Kurtz sisters say Presbyterian Writers Guild awards are ‘extra special’ Reply

Jane and me with awards

Caroline and Jane Kurtz

When a worldwide pandemic upended plans for an in-person General Assembly, the Presbyterian Writers Guild had to postpone its biennial awards luncheon until 2022. But the two award-winners, Jane and Caroline Kurtz, were able to receive their awards this year, thanks to the U.S. postal service.

The sisters, who grew up in Ethiopia and are spending the COVID-19 lockdown together in Portland, Oregon, took a picture of themselves proudly holding their award plaques.

Jane Kurtz is winner of winner of the Presbyterian Writers Guild’s David Steele Distinguished Writer Award for her cumulative body of work. She has published more than 35 children’s books, many of them about Ethiopian folklore and culture.

Caroline Kurtz, is winner of the Guild’s Best First Book Award for the best first book by a Presbyterian author written during 2018-2019. Her book is a memoir titled A Road Called Down on Both Sides: Growing Up in Ethiopia and America. The First Book Award is jointly sponsored by PWG and the Presbyterian Publishing Corporation.

The Kurtz sisters are daughters of former Presbyterian mission workers Harold and Polly Kurtz, who served in Ethiopia from 1955 to 1977. This is the first time the Writers Guild’s two biennial awards have been given to siblings.

Caroline and Jane Kurtz’s awards will be presented formally and in person at a luncheon in their honor at the 2022 General Assembly in Columbus, Ohio. But the two did not want to wait two years to express their gratitude for the awards. Here are excerpts from the statements they sent to the Presbyterian Writers Guild:

From Jane Kurtz:

“My books have won a lot of awards over the years, but this one is extra special to me because I don’t know that I would ever have become an author if it weren’t for my Presbyterian heritage. When my mom and dad made the decision to serve the Presbyterian Church in Ethiopia, I was only two years old, but their response to the call meant I grew up surrounded by stories, experiences that have made great story material, and rich language diversity. Some of my published books have an Ethiopia connection. I also published a novel for young readers, Anna Was Here (Greenwillow/HarperCollins), where the protagonist is a preacher’s kid. (To be fair, many of the details for that book are a result of also marrying a Presbyterian minister.) Recently, my books have focused on what ordinary humans can do to try to serve God’s gorgeous Earth, a passion that was planted in me during my childhood spent outside in Maji, Ethiopia. I’m still writing and also (with Caroline) volunteering my time to create Ready Set Go Books to give Ethiopians creative books to read. Thank you for celebrating this amazing artistic and global life I’ve been lucky enough to have.”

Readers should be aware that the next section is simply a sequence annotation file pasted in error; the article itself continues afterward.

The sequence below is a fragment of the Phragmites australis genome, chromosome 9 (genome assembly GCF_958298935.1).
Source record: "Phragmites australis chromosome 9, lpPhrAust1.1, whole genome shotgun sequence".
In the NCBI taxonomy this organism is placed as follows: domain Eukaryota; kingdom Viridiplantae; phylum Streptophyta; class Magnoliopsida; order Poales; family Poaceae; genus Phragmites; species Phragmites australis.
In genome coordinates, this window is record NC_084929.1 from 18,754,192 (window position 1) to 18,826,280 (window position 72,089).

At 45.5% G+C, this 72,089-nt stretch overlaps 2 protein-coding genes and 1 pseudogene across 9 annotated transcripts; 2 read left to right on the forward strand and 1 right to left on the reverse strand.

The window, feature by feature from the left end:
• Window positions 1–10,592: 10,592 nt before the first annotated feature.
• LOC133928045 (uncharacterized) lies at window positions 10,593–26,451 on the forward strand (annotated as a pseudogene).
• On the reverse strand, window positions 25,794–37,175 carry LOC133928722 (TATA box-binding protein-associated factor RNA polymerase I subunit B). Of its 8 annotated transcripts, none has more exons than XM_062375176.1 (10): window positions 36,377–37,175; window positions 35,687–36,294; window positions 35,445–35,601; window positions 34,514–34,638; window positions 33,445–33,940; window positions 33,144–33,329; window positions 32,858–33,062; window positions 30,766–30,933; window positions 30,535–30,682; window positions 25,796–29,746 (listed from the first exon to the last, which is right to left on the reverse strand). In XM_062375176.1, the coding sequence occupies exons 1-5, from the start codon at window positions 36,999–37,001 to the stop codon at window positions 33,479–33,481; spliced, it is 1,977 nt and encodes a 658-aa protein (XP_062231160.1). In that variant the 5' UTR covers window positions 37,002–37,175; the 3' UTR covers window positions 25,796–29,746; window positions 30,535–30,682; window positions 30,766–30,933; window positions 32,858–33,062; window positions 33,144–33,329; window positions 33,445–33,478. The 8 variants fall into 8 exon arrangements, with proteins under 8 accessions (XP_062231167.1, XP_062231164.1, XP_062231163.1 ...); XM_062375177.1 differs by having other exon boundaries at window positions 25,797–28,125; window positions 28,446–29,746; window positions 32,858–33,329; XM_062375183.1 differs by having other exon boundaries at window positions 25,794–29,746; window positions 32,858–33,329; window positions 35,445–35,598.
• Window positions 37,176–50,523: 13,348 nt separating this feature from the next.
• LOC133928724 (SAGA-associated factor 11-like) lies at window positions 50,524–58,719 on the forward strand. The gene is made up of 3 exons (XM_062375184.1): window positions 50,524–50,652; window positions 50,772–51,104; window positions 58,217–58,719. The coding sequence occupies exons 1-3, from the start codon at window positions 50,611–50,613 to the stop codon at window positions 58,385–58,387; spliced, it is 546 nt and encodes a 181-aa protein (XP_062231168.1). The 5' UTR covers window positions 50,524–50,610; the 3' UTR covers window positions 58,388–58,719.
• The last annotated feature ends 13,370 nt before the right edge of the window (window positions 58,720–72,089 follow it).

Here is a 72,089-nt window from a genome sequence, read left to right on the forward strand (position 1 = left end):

From Caroline Kurtz:

“What an extra honor it is to be recognized in the same year as my sister! I kept my writing dream secret for many years, and Jane was a generous mentor, encouraging me to dare.

I grew up with my parents and siblings in remote Ethiopia, outside the town of Maji. It was a lush, mountainous area, and we children enjoyed nine years of isolated but idyllic childhood there. Jane and I learned to read and write in Maji and became bookworms, as our mother taught us at home in early childhood.

I went back to Ethiopia to teach young Ethiopian girls English in my 40s, with my husband and three children. The deeper reason I went back was to continue my education in how to live in conditions of great diversity, how to find the oneness of our humanity under our Creator.

I have now started a nonprofit, the Maji Development Coalition, to bring development and electricity to Maji (solar is the lowest-cost option for this district, lying beyond the end of the national electric grid). Now that the pandemic has stopped my quarterly trips to Ethiopia, I am watching with delight as local leaders step up to make crucial decisions for their own future.

I am working on a sequel to my memoir, this one set in Kenya and South Sudan, where I worked for four years during the Sudanese civil war.

The Presbyterian Writers Guild award will help me promote my books to audiences newly aware of the need to do what I have dedicated my life to learning: to work in warm collaboration with people who are different from myself. It also adds credibility to my status as the leader of a nonprofit attempting to right some of the global inequities that countries like Ethiopia struggle against. This is in addition to the delight I feel at having been recognized by the church that has been home to three generations of my family. I do not expect to find fame or fortune in my writing life, but the rewards of the writing come first in the act itself, and then in finding warm readers like you, who resonate with the stories I tell.”

 

 

Caroline Kurtz wins Best First Book Award Reply

Sisters win top two awards from Presbyterian Writers Guild

By Jerry L. Van Marter

Kurtz bookCaroline Kurtz, a missionary kid who from age 5 grew up in Ethiopia with her parents and siblings, has been named winner of the Presbyterian Writers Guild’s biennial Best First Book Award for the best first book by a Presbyterian author written during 2018-2019. The Best First Book Award is co-sponsored by the Presbyterian Publishing Corporation and comes with a $500 cash prize.

Ironically, Caroline Kurtz’s sister, Jane, is this year’s winner of the Presbyterian Writers Guild’s David Steele Distinguished Writer Award for her cumulative body of work–mostly children’s books about Ethiopian folklore and culture. This is the first time the Writers Guild’s two biennial awards have been given to siblings.

Kurtz’s book, A Road Called Down on Both Sides: Growing Up in Ethiopia and America, delightfully chronicles her upbringing in Ethiopia by her parents, Harold and Polly Kurtz, who served in that country from 1955 to 1977. The family returned to Portland, Oregon, where Harold Kurtz founded the Presbyterian Frontier Fellowship. He died of brain cancer in 2009.

Caroline Kurtz, the oldest of four siblings, left Ethiopia to attend college in Illinois and says she “felt like I’d been exiled to a foreign country.” After finishing school, she immediately returned to Ethiopia, where she continues to live, spearheading development in that country’s Maji District.

A Road Called Down on Both Sides is described by Ethiopian official Woubeshet Ayenew as “introspective and light-hearted. … I was elated to find that her colorful journey and deliberation afforded her the best possible conclusion–Ethiopia and America are indeed different, but they may be the yin and yang that we all seek.”